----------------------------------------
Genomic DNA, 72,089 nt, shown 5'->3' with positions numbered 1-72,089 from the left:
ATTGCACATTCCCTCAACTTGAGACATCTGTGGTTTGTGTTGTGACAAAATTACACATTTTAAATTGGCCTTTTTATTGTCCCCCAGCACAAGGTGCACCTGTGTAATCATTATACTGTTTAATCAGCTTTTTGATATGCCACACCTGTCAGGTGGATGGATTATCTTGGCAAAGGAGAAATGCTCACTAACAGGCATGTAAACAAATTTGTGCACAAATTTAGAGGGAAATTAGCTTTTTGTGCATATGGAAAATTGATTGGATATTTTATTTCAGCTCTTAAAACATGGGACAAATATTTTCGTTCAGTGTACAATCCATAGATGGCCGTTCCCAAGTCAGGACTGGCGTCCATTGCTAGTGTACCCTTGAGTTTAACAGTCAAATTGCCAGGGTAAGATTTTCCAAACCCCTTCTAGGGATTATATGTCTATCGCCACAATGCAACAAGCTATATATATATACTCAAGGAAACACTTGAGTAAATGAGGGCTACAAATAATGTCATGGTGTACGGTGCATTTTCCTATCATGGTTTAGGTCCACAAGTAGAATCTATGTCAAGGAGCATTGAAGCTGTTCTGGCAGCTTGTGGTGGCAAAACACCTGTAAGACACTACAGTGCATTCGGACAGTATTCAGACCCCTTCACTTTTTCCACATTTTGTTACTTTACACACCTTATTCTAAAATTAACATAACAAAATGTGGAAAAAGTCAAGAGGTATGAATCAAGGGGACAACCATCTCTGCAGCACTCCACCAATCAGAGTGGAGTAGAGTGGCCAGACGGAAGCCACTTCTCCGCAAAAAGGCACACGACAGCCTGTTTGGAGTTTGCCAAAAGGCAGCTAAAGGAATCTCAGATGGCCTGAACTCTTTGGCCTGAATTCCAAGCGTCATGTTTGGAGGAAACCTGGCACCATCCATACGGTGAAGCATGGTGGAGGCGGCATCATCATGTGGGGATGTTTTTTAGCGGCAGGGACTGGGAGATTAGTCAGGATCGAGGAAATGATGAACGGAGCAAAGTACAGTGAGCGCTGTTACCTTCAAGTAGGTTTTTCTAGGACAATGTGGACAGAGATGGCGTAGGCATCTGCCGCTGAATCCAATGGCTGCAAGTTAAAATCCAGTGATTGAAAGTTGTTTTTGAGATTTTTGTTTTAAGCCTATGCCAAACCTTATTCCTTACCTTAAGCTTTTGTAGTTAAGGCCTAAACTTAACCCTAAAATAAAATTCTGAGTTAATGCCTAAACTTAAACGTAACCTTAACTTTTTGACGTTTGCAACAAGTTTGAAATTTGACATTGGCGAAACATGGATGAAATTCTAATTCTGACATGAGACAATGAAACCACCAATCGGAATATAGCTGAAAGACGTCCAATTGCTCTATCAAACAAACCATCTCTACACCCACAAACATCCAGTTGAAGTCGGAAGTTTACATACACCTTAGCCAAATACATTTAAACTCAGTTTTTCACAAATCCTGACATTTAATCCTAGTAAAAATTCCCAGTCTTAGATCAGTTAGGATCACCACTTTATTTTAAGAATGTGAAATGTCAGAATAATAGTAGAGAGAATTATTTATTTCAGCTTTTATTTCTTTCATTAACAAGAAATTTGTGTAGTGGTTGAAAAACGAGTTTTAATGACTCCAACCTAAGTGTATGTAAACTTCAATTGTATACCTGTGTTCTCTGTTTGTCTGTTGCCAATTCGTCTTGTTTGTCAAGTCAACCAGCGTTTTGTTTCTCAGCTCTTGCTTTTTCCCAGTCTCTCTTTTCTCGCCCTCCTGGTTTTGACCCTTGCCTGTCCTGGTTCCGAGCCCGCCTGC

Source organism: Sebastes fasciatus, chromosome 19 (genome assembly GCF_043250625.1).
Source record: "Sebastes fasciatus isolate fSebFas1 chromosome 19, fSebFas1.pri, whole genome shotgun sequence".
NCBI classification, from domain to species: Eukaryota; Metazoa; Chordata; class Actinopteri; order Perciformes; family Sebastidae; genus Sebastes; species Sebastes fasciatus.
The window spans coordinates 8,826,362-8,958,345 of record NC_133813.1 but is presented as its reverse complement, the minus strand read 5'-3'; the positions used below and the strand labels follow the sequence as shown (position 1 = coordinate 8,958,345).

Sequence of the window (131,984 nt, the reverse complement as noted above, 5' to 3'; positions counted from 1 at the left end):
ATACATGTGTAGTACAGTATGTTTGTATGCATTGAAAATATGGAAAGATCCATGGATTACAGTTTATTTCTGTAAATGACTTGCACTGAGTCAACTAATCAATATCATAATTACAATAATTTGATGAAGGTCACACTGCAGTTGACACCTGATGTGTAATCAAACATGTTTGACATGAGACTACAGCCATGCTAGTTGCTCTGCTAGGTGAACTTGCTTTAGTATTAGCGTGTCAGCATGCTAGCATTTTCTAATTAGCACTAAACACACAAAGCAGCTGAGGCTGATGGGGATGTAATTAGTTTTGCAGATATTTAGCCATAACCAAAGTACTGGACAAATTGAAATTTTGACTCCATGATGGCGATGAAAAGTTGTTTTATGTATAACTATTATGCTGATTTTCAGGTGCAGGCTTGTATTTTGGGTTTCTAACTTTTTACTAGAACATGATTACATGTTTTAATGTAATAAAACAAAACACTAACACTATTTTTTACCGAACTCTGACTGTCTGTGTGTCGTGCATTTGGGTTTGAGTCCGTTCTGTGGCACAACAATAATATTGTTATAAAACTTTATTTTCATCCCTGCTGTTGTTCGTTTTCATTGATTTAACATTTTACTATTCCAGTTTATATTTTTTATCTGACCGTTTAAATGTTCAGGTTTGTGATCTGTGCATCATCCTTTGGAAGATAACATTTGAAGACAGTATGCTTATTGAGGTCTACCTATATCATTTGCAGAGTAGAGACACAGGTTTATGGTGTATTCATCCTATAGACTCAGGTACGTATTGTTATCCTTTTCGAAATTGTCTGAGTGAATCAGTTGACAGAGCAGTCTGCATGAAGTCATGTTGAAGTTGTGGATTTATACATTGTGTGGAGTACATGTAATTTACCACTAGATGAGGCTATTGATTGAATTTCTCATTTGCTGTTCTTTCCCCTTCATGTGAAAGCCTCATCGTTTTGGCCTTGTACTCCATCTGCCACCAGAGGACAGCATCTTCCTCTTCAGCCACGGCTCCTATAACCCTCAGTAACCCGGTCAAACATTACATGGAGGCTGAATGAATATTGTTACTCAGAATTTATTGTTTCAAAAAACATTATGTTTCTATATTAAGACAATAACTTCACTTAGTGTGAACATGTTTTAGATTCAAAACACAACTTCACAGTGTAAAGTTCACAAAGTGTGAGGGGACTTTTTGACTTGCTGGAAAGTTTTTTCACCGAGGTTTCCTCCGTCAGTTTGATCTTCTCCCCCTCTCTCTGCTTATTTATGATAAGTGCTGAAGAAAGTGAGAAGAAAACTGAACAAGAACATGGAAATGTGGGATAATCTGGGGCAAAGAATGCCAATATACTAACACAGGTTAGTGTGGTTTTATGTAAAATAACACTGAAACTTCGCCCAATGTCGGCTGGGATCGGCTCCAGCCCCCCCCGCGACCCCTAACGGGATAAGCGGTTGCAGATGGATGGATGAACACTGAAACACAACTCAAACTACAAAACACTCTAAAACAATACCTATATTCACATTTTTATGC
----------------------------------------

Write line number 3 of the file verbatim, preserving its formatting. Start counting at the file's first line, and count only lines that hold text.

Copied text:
Source organism: Sebastes fasciatus, chromosome 19 (genome assembly GCF_043250625.1).